Wound ballistics circa 1808


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4v50 Gary
September 26, 2003, 04:30 PM
The following account from the Retreat to Corunna (Peninsula War during the Napoleonic Era) is from 52nd Regiment Capt. John Dobbs' Recollections of an Old Man:

"...Brigadier-General Paget was ordered up with the reserve in support, and the 52d ordered to relieve the rifle corps (their ammunition being expended and most of their swords out of order) which we did in extended order sending the colors to the rear. Sir Sidney Beckwith met us, calling out, 'Come here with your bayonets, come here with your bayonets.' Reynett's company, in which I was one of the first engaged, and the first man hit was close by me; he fell apparently dead by the ball, it having entered the forehead and passed out at the back of the head, so that I said nothing could be done for him; but what my surprise was afterwards to find that he was not killed, the ball having passed round the head under the skin. On recovering his senses he was taken by some passers by to the rear and re-embarked; he was recovering of the wound when he was attacked by fever and carried off..."

The "ball" he was likely struck with was the .69 caliber ball of a Charleville Musket. Goes to show, there is no such thing as a magic bullet and no guaranteed one shot stops.

As a sidenote for you Sharpe fans, the 52nd was one of the regiments brigaded with the 95th (the other was the 43rd) to form the Light Brigade (later Light Division) under Gen. Robert Crauford.

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Orthonym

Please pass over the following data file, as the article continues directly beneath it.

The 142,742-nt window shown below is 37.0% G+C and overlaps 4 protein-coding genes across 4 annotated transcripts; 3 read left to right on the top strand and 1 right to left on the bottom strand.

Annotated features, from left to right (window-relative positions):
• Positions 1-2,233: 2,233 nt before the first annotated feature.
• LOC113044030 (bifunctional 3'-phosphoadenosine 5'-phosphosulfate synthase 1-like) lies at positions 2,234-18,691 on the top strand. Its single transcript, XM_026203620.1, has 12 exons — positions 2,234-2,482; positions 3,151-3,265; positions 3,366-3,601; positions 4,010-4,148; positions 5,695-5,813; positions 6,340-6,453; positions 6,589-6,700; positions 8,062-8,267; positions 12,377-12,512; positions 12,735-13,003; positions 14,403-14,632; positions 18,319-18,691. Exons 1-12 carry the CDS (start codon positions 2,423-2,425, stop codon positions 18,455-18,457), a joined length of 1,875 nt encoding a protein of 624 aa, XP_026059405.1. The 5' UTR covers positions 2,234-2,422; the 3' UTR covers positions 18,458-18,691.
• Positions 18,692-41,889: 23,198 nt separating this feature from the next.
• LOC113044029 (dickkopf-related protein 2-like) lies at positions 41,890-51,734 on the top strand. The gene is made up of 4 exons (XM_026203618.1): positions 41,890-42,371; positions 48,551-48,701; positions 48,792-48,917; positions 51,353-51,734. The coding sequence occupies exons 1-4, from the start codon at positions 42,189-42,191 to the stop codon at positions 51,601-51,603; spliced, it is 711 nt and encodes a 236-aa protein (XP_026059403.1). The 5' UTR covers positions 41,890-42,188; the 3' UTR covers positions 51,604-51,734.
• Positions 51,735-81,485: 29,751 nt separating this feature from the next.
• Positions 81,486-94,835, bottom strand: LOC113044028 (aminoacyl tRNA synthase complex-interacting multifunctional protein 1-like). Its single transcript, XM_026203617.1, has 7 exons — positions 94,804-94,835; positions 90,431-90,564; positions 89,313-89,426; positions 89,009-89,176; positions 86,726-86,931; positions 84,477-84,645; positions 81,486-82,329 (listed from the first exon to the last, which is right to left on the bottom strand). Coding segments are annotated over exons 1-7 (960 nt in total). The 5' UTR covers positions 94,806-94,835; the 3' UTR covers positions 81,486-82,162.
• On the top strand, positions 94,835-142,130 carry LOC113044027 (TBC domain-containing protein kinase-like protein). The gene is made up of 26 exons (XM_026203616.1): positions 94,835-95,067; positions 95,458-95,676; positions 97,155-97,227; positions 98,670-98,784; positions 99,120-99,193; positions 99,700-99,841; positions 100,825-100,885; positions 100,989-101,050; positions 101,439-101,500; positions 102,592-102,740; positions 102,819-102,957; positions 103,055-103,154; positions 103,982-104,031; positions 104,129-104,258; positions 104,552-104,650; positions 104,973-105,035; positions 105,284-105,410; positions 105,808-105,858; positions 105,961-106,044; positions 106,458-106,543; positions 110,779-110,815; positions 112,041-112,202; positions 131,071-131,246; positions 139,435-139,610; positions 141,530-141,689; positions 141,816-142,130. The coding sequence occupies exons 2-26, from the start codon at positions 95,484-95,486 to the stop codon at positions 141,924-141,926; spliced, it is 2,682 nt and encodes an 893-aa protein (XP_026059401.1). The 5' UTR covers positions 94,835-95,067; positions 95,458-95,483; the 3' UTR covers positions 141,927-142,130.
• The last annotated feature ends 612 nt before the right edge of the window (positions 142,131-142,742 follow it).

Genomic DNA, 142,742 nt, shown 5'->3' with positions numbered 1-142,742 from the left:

September 28, 2003, 03:44 AM
I'm thinking of Alex Hamilton here. Shot through the tummy, died from (presumably) peritonitis a day or three later. Wish it had happened sooner, preferably before the Constitutional Convention. I believe he was the first courtier to whisper into a Prez's ear (George W's) "Sir, the Constitution grants you some implied powers!"

MeekandMild
September 28, 2003, 10:53 AM
How about Andy Jackson? Stayed up all night re-sewing the buttons on his vest so the next day when his dueling enemy shot at his second button the bullet missed his heart. Shot square in the chest and lived!

4v50 Gary
September 28, 2003, 11:47 AM
MeekandMild - you mean Old Hickory made a bullet-proof vest for himself? :D

Travis McGee
September 28, 2003, 01:18 PM
When antis use the "but modern weapons are so much more dangerous" arguement against the 2A, remind them that in the "good old days" almost any torso wound resulted in screaming agonizing death over hours or days, and any limb wound resulted in amputation at best.

Today, soldiers and criminals survive the vast majority of bullet wounds, with modern medical care.

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